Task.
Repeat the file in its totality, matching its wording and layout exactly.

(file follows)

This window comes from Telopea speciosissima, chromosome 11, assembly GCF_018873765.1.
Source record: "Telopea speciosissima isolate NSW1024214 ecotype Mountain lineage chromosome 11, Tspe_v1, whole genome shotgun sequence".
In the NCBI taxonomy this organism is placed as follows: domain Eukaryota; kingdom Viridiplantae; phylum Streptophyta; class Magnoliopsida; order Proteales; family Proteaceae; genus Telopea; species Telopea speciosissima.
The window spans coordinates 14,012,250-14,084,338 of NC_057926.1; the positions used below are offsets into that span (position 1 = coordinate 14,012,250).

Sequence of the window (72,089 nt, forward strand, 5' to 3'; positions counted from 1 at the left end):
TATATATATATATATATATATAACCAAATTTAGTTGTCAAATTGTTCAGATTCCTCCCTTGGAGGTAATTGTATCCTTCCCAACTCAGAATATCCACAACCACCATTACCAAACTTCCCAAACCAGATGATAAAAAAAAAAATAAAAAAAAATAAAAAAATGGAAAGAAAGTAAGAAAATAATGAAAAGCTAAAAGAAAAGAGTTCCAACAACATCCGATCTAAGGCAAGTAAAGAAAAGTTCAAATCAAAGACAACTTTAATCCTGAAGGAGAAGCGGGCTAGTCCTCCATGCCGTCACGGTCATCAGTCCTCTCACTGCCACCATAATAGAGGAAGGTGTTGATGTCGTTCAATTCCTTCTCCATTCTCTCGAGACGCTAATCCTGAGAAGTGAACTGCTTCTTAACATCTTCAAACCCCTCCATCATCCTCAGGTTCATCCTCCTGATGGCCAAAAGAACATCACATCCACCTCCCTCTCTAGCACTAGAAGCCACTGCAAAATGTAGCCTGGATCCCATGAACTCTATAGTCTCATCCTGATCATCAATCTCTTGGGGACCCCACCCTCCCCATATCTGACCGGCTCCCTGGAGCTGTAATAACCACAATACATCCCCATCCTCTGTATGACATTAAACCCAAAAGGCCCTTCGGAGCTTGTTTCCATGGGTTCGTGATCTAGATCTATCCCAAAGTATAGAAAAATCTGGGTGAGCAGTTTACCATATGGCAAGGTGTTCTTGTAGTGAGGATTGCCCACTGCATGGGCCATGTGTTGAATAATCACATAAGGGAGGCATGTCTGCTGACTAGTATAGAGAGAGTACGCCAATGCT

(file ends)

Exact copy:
This window comes from Telopea speciosissima, chromosome 11, assembly GCF_018873765.1.
Source record: "Telopea speciosissima isolate NSW1024214 ecotype Mountain lineage chromosome 11, Tspe_v1, whole genome shotgun sequence".
In the NCBI taxonomy this organism is placed as follows: domain Eukaryota; kingdom Viridiplantae; phylum Streptophyta; class Magnoliopsida; order Proteales; family Proteaceae; genus Telopea; species Telopea speciosissima.
The window spans coordinates 14,012,250-14,084,338 of NC_057926.1; the positions used below are offsets into that span (position 1 = coordinate 14,012,250).

Sequence of the window (72,089 nt, forward strand, 5' to 3'; positions counted from 1 at the left end):
TATATATATATATATATATATAACCAAATTTAGTTGTCAAATTGTTCAGATTCCTCCCTTGGAGGTAATTGTATCCTTCCCAACTCAGAATATCCACAACCACCATTACCAAACTTCCCAAACCAGATGATAAAAAAAAAAATAAAAAAAAATAAAAAAATGGAAAGAAAGTAAGAAAATAATGAAAAGCTAAAAGAAAAGAGTTCCAACAACATCCGATCTAAGGCAAGTAAAGAAAAGTTCAAATCAAAGACAACTTTAATCCTGAAGGAGAAGCGGGCTAGTCCTCCATGCCGTCACGGTCATCAGTCCTCTCACTGCCACCATAATAGAGGAAGGTGTTGATGTCGTTCAATTCCTTCTCCATTCTCTCGAGACGCTAATCCTGAGAAGTGAACTGCTTCTTAACATCTTCAAACCCCTCCATCATCCTCAGGTTCATCCTCCTGATGGCCAAAAGAACATCACATCCACCTCCCTCTCTAGCACTAGAAGCCACTGCAAAATGTAGCCTGGATCCCATGAACTCTATAGTCTCATCCTGATCATCAATCTCTTGGGGACCCCACCCTCCCCATATCTGACCGGCTCCCTGGAGCTGTAATAACCACAATACATCCCCATCCTCTGTATGACATTAAACCCAAAAGGCCCTTCGGAGCTTGTTTCCATGGGTTCGTGATCTAGATCTATCCCAAAGTATAGAAAAATCTGGGTGAGCAGTTTACCATATGGCAAGGTGTTCTTGTAGTGAGGATTGCCCACTGCATGGGCCATGTGTTGAATAATCACATAAGGGAGGCATGTCTGCTGACTAGTATAGAGAGAGTACGCCAATGCT